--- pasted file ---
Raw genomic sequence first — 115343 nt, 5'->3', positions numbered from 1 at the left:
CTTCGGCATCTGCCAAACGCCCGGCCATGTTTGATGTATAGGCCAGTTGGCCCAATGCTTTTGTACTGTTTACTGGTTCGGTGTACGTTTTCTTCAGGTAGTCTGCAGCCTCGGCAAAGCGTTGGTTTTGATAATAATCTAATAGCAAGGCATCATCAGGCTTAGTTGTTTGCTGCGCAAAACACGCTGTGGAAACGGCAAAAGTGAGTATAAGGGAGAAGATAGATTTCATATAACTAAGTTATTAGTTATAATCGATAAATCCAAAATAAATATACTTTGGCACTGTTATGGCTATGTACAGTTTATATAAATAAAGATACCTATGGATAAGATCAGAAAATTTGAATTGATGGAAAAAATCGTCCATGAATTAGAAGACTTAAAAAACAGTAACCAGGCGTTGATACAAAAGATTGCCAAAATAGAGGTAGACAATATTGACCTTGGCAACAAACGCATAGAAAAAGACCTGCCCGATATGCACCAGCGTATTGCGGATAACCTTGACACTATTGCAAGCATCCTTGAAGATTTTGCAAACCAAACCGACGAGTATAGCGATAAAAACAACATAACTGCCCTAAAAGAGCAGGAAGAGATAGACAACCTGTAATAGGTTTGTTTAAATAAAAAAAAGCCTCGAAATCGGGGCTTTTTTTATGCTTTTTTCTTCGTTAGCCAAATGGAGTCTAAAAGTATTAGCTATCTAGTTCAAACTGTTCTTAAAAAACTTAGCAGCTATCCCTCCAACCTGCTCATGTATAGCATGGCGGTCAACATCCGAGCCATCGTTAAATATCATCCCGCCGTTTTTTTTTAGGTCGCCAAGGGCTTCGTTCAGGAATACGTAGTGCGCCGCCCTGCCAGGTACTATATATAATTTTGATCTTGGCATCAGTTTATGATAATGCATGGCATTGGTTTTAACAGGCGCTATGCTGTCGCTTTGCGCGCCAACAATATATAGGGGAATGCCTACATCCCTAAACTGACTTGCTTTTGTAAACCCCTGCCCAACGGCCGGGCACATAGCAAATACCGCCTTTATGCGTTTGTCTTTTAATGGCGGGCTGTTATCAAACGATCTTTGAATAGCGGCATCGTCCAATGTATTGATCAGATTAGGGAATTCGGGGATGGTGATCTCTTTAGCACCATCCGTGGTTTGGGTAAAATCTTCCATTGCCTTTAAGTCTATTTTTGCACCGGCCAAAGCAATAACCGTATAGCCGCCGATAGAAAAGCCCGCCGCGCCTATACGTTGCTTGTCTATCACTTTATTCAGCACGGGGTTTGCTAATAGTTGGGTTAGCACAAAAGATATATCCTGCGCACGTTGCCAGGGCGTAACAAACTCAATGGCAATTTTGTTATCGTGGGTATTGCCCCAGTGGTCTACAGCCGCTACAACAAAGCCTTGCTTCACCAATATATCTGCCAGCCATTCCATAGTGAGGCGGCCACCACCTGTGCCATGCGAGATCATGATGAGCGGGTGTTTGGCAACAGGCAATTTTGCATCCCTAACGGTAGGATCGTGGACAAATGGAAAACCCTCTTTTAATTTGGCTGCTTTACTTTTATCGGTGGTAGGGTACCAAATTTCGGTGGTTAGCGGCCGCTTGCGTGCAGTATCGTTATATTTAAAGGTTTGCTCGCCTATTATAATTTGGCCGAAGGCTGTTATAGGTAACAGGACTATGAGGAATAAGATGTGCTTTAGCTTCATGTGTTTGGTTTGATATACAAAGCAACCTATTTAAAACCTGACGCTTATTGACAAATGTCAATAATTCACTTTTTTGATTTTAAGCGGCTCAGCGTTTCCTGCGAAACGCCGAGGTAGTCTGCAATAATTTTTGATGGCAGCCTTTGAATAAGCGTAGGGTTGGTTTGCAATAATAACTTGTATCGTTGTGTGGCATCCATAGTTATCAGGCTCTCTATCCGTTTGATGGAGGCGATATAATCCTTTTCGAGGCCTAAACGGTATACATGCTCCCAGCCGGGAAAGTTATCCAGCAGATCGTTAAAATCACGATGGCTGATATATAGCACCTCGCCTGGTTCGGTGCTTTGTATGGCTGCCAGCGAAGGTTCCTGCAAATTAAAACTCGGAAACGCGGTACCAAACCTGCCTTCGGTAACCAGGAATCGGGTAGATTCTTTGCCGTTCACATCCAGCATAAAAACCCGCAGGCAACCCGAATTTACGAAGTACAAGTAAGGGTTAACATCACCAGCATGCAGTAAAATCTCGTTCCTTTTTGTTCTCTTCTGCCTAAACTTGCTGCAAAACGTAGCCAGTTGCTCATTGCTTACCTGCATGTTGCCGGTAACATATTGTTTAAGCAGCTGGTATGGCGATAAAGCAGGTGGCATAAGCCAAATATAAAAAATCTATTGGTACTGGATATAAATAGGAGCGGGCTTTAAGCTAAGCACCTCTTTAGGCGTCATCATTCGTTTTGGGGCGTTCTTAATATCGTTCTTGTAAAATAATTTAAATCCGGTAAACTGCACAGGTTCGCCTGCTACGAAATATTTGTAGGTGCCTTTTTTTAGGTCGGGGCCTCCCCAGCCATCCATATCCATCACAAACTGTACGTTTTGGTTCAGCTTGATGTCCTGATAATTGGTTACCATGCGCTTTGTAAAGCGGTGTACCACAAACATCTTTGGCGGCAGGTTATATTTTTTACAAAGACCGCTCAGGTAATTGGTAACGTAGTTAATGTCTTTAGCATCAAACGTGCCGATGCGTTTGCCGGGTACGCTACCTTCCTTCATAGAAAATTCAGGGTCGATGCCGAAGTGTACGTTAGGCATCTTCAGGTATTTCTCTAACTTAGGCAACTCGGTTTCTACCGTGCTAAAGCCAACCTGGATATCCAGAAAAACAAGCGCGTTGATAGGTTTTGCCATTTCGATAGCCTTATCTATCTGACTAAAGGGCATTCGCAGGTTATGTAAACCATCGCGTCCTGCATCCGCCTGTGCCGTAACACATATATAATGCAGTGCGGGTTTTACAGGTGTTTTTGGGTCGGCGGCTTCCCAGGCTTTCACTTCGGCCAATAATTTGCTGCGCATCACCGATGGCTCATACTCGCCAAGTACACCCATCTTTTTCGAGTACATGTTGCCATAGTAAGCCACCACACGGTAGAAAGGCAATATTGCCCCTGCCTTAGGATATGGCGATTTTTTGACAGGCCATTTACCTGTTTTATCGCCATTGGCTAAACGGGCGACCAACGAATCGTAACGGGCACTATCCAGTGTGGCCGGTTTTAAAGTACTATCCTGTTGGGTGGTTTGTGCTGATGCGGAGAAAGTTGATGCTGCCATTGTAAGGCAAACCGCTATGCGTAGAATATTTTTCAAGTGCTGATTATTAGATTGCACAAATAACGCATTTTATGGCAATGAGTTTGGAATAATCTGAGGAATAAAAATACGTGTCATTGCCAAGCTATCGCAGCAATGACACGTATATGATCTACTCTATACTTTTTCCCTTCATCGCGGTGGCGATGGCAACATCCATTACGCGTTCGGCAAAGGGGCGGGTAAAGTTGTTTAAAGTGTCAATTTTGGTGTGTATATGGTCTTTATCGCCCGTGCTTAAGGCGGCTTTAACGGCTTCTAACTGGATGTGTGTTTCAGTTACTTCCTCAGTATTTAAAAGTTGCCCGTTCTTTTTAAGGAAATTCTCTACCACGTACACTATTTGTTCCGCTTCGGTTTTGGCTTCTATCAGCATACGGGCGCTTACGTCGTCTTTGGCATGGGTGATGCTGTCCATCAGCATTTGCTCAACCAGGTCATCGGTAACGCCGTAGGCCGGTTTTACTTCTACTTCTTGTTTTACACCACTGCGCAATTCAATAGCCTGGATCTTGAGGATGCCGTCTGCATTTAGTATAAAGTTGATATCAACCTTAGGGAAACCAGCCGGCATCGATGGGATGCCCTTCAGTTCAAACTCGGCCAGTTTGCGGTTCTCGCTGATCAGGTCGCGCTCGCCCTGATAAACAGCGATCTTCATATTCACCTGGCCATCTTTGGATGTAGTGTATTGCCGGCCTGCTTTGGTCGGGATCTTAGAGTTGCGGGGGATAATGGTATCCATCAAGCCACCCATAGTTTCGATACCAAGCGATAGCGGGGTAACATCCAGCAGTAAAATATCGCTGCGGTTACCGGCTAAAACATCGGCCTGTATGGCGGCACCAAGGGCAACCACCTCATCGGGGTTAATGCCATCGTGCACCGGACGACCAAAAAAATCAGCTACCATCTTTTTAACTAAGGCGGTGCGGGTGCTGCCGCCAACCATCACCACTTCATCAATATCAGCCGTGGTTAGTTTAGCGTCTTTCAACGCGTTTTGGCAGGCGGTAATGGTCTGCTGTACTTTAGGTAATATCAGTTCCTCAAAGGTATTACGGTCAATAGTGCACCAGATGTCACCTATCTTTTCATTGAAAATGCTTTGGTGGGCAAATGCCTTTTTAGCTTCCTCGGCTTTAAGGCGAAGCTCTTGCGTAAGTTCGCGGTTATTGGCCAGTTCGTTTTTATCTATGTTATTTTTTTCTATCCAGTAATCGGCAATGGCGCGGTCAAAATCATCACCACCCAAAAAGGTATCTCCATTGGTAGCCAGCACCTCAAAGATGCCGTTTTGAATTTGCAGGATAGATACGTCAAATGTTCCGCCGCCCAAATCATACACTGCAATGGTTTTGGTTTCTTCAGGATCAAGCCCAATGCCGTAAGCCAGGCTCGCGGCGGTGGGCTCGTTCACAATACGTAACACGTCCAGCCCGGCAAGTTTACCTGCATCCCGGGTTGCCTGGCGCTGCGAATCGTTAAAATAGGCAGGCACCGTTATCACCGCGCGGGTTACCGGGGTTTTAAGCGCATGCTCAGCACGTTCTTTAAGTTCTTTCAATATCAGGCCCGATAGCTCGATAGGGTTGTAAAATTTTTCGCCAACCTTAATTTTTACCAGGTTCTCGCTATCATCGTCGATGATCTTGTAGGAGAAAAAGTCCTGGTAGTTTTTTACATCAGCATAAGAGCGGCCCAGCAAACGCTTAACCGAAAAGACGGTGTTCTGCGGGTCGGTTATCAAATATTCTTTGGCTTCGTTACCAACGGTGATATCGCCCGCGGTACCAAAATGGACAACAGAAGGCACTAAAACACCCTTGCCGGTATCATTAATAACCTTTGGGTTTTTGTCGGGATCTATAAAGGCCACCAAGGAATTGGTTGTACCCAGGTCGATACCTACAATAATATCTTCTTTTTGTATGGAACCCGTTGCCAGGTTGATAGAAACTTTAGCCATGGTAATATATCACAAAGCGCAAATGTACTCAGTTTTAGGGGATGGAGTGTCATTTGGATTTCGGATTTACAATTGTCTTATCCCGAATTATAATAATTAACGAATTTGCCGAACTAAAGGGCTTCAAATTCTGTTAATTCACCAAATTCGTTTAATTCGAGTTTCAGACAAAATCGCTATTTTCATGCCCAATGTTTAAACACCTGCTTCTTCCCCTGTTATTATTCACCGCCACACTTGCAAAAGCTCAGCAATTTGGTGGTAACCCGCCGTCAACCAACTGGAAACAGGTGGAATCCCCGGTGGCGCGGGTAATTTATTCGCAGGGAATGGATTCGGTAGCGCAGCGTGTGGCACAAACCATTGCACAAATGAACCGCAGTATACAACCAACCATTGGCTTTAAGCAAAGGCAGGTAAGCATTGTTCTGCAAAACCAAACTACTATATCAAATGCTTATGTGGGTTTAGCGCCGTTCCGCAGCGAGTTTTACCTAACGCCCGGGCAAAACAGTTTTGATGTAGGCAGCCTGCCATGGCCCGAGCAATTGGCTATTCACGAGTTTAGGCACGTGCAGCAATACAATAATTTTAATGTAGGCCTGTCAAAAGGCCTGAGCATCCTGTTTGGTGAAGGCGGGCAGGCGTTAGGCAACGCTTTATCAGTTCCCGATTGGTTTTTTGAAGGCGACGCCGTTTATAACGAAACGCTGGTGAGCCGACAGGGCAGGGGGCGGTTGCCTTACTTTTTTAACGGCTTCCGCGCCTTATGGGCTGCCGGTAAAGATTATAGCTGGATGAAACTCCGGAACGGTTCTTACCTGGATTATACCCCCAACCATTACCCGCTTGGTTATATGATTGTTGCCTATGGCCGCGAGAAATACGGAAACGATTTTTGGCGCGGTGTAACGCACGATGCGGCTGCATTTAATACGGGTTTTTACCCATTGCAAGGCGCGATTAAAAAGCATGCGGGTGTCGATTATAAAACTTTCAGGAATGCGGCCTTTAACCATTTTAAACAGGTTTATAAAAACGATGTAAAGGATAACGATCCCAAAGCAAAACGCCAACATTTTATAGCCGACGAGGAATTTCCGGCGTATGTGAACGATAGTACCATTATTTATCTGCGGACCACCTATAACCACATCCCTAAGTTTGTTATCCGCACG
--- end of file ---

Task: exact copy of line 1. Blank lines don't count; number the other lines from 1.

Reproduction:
Raw genomic sequence first — 115343 nt, 5'->3', positions numbered from 1 at the left: